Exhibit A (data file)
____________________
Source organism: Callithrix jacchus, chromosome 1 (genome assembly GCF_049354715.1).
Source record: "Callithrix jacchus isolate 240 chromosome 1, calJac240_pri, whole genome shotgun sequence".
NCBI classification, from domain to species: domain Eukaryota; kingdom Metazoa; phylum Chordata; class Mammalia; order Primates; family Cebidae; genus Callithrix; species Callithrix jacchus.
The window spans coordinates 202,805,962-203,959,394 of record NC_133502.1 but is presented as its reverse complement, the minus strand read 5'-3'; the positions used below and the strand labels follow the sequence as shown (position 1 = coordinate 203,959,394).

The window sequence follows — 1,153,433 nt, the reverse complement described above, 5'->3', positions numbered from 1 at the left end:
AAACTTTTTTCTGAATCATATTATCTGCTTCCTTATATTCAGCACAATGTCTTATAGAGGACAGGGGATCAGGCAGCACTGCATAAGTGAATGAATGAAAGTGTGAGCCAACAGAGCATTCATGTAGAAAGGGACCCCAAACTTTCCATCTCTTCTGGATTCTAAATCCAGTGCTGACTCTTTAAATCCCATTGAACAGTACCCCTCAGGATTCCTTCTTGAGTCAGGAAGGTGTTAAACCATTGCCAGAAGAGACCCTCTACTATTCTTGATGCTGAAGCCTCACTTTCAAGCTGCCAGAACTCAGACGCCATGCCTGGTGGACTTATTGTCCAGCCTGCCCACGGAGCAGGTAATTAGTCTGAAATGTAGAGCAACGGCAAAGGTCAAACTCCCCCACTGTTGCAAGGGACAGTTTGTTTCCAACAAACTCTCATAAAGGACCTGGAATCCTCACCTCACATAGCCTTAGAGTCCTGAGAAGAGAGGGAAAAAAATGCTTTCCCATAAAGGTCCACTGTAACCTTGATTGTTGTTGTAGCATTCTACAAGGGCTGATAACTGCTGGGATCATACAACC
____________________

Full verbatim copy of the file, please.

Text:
Source organism: Callithrix jacchus, chromosome 1 (genome assembly GCF_049354715.1).
Source record: "Callithrix jacchus isolate 240 chromosome 1, calJac240_pri, whole genome shotgun sequence".
NCBI classification, from domain to species: domain Eukaryota; kingdom Metazoa; phylum Chordata; class Mammalia; order Primates; family Cebidae; genus Callithrix; species Callithrix jacchus.
The window spans coordinates 202,805,962-203,959,394 of record NC_133502.1 but is presented as its reverse complement, the minus strand read 5'-3'; the positions used below and the strand labels follow the sequence as shown (position 1 = coordinate 203,959,394).

The window sequence follows — 1,153,433 nt, the reverse complement described above, 5'->3', positions numbered from 1 at the left end:
AAACTTTTTTCTGAATCATATTATCTGCTTCCTTATATTCAGCACAATGTCTTATAGAGGACAGGGGATCAGGCAGCACTGCATAAGTGAATGAATGAAAGTGTGAGCCAACAGAGCATTCATGTAGAAAGGGACCCCAAACTTTCCATCTCTTCTGGATTCTAAATCCAGTGCTGACTCTTTAAATCCCATTGAACAGTACCCCTCAGGATTCCTTCTTGAGTCAGGAAGGTGTTAAACCATTGCCAGAAGAGACCCTCTACTATTCTTGATGCTGAAGCCTCACTTTCAAGCTGCCAGAACTCAGACGCCATGCCTGGTGGACTTATTGTCCAGCCTGCCCACGGAGCAGGTAATTAGTCTGAAATGTAGAGCAACGGCAAAGGTCAAACTCCCCCACTGTTGCAAGGGACAGTTTGTTTCCAACAAACTCTCATAAAGGACCTGGAATCCTCACCTCACATAGCCTTAGAGTCCTGAGAAGAGAGGGAAAAAAATGCTTTCCCATAAAGGTCCACTGTAACCTTGATTGTTGTTGTAGCATTCTACAAGGGCTGATAACTGCTGGGATCATACAACC